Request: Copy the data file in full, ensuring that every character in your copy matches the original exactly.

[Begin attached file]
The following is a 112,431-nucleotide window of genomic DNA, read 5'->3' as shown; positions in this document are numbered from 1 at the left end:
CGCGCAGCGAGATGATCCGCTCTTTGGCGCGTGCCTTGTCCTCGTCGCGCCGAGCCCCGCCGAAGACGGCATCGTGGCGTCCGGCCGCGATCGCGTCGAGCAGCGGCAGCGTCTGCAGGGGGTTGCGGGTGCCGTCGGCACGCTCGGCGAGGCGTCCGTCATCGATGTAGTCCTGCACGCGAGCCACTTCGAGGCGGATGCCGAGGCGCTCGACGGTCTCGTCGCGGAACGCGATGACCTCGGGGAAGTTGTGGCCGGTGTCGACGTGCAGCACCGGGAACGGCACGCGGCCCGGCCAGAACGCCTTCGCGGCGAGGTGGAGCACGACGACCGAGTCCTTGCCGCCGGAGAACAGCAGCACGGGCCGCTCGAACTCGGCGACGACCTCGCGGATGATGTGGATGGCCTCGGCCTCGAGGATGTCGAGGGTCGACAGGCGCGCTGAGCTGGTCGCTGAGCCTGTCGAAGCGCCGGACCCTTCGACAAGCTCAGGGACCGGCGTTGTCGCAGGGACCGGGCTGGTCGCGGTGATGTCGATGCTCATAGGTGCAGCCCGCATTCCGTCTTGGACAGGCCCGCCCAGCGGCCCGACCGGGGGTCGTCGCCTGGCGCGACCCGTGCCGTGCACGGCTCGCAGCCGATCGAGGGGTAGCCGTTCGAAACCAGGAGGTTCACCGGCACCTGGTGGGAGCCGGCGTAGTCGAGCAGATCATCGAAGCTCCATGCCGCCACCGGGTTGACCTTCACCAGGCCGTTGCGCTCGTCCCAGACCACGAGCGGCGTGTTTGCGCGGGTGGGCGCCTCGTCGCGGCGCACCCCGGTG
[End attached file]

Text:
The following is a 112,431-nucleotide window of genomic DNA, read 5'->3' as shown; positions in this document are numbered from 1 at the left end:
CGCGCAGCGAGATGATCCGCTCTTTGGCGCGTGCCTTGTCCTCGTCGCGCCGAGCCCCGCCGAAGACGGCATCGTGGCGTCCGGCCGCGATCGCGTCGAGCAGCGGCAGCGTCTGCAGGGGGTTGCGGGTGCCGTCGGCACGCTCGGCGAGGCGTCCGTCATCGATGTAGTCCTGCACGCGAGCCACTTCGAGGCGGATGCCGAGGCGCTCGACGGTCTCGTCGCGGAACGCGATGACCTCGGGGAAGTTGTGGCCGGTGTCGACGTGCAGCACCGGGAACGGCACGCGGCCCGGCCAGAACGCCTTCGCGGCGAGGTGGAGCACGACGACCGAGTCCTTGCCGCCGGAGAACAGCAGCACGGGCCGCTCGAACTCGGCGACGACCTCGCGGATGATGTGGATGGCCTCGGCCTCGAGGATGTCGAGGGTCGACAGGCGCGCTGAGCTGGTCGCTGAGCCTGTCGAAGCGCCGGACCCTTCGACAAGCTCAGGGACCGGCGTTGTCGCAGGGACCGGGCTGGTCGCGGTGATGTCGATGCTCATAGGTGCAGCCCGCATTCCGTCTTGGACAGGCCCGCCCAGCGGCCCGACCGGGGGTCGTCGCCTGGCGCGACCCGTGCCGTGCACGGCTCGCAGCCGATCGAGGGGTAGCCGTTCGAAACCAGGAGGTTCACCGGCACCTGGTGGGAGCCGGCGTAGTCGAGCAGATCATCGAAGCTCCATGCCGCCACCGGGTTGACCTTCACCAGGCCGTTGCGCTCGTCCCAGACCACGAGCGGCGTGTTTGCGCGGGTGGGCGCCTCGTCGCGGCGCACCCCGGTG